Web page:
Digital Asset Framework

DEFINITION of 'Digital Asset Framework'

Digital asset framework is the criteria that a cryptocurrency must meet in order to be listed on an exchange. The Digital Asset Framework is released publicly, and lets both developers and currency holders understand why an asset may or may not be traded.

BREAKING DOWN 'Digital Asset Framework'

The rapid rise in the popularity and profit potential of cryptocurrencies has led to an increasing number of currencies being created. Investors buy and sell these cryptocurrencies on exchanges, which vary in the number of currencies on offer and in popularity.

Larger exchanges that allow investors to buy currencies in dollars - Coinbase and GDAX, for example -  tend to focus on more established currencies, such as bitcoin and Ethereum. The creators of smaller currencies often seek to have them listed on these larger exchanges.

When a new currency is listed on a large exchange, several things happen. The listing increases awareness of the currency, since larger exchanges tend to attract more investors. This can, in turn, increase currency trading volumes. As trading volumes for a particular currency increase on larger exchanges, trading volumes for that same currency may decline on smaller exchanges. Because exchanges charge investors fees, larger volumes of trades make the exchanges more profitable.

Rather than list all available currencies, and thus garner more fees, larger exchanges are selective. This is primarily for legal and regulatory reasons, with the exchanges having stricter security policies. To help the wider cryptocurrency community understand how a new currency is listed, exchanges provide a Digital Asset Framework.

A Digital Asset Framework is an overview of what is required for a currency to be listed. The framework typically covers several key areas: technology and security, governance, scalability, regulations, liquidity, and economy. Section content outlines a specific issue that is of concern to the exchange – for example, that currency developers respond quickly to code vulnerabilities – why the issue matters, and an example. Generally speaking, exchanges are looking for currencies that are governed well, secure, legally compliant, scalable, and backed by a competent development team.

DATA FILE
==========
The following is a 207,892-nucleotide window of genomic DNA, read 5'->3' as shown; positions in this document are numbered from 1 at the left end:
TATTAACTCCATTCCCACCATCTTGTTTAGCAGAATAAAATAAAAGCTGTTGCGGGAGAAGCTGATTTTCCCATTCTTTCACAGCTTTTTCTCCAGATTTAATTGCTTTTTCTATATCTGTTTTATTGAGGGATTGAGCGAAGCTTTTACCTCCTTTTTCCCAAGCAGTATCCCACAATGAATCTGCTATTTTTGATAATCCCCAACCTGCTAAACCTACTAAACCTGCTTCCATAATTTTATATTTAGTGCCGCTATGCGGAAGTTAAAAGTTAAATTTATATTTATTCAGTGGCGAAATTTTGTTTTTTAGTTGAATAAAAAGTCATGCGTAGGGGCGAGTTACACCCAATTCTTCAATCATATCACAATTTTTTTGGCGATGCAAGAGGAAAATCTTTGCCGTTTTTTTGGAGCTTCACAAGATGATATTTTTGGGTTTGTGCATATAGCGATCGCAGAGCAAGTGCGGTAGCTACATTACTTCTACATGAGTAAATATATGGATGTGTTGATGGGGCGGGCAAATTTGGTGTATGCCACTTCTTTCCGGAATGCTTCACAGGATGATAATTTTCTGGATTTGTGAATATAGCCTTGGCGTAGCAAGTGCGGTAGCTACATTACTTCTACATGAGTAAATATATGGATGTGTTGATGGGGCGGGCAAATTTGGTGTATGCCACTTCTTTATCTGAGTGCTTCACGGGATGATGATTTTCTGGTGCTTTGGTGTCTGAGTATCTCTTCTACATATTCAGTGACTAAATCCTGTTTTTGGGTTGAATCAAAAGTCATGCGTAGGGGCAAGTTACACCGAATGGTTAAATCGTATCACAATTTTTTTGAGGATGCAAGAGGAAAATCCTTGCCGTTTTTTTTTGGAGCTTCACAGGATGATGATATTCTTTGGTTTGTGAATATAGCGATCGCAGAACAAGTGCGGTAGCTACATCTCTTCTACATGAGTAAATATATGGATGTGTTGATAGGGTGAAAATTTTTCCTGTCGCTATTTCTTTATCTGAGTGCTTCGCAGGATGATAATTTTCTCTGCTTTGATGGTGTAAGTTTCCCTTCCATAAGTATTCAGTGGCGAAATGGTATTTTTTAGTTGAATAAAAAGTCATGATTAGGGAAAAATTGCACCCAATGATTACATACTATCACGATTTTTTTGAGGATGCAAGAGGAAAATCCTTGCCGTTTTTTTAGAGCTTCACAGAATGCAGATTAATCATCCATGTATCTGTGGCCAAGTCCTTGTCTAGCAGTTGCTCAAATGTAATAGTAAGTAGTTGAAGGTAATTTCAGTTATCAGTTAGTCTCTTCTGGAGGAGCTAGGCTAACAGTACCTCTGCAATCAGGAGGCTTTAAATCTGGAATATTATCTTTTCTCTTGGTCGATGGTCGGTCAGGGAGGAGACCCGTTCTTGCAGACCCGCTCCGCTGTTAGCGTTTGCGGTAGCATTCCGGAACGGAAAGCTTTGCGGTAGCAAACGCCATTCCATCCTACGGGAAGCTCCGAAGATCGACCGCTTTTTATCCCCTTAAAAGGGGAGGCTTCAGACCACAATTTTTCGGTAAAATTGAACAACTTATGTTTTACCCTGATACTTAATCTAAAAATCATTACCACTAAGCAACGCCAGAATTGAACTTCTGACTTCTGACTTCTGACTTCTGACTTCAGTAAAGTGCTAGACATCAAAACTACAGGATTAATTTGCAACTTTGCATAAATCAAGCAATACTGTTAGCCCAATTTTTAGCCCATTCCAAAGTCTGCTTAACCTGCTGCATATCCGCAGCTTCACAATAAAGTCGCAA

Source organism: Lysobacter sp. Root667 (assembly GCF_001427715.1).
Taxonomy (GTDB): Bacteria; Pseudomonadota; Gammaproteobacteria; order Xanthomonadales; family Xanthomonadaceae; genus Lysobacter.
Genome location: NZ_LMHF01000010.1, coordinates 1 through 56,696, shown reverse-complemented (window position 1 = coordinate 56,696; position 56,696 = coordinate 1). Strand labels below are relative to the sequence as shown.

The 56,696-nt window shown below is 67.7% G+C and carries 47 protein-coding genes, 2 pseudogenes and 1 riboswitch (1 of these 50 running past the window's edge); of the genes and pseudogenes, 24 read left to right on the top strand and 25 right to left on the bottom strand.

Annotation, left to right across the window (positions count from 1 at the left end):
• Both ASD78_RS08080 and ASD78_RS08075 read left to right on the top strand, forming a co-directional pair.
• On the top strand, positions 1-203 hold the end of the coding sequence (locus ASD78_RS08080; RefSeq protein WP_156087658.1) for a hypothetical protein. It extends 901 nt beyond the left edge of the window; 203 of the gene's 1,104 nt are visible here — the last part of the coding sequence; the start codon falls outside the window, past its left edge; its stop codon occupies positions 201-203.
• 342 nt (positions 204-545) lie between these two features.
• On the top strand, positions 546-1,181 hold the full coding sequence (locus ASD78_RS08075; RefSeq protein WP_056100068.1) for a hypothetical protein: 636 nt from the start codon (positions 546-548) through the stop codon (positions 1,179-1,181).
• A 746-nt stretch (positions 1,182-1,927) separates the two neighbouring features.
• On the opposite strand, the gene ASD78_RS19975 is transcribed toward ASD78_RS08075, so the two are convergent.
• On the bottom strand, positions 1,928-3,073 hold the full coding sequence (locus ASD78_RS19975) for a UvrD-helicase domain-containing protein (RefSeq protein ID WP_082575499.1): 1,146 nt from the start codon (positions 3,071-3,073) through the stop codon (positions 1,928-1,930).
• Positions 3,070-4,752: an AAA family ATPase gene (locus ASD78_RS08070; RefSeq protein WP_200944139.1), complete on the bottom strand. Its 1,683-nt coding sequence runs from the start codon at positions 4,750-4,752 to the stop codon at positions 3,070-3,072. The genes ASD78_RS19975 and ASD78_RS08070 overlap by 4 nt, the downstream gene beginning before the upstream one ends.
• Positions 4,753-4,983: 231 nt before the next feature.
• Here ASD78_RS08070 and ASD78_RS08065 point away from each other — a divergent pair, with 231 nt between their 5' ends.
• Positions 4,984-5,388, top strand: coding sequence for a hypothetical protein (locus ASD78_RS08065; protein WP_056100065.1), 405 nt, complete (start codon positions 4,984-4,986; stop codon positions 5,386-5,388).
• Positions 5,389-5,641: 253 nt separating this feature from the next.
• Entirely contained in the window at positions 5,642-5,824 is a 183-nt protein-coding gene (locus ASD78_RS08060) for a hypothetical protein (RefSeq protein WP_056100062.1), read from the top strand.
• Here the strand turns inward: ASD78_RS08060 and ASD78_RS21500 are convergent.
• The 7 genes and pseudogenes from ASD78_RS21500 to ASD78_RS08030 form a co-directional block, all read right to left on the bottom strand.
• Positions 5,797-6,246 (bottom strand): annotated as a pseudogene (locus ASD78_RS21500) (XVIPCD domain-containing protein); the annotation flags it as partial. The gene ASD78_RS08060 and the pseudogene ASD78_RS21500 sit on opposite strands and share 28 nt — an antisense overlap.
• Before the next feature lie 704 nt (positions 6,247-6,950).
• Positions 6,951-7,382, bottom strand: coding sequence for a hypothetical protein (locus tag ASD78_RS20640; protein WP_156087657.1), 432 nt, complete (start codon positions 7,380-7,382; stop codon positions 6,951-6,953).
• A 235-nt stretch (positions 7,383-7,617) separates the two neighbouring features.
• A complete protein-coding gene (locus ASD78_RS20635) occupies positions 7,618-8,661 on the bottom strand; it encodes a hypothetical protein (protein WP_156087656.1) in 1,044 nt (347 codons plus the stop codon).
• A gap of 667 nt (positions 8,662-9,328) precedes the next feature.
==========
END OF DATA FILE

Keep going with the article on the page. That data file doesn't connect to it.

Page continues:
While the Digital Asset Framework provides some transparency into the factors that an exchange uses in evaluating the suitability of a digital asset, it does not tell any organization precisely how to meet all of the requirements. It is the responsibility of the currency developers to determine how to meet these requirements. By leaving some of the details ambiguous, exchanges are able to exercise their own judgment and not commit to a static methodology.

Being listed on an exchange is not an explicit endorsement of a particular currency, just as being listed on the NYSE does not make a stock inherently good or bad. A listing does, however, signal that a currency is potentially more trustworthy than an unlisted currency, since being listed requires the currency to meet the requirements of the Digital Asset Framework. Investors are more likely to trade a cryptocurrency if they believe the technology and network is fundamentally sound and secure, that the currency complies with applicable laws, and that there is sufficient supply and demand to make the asset viable.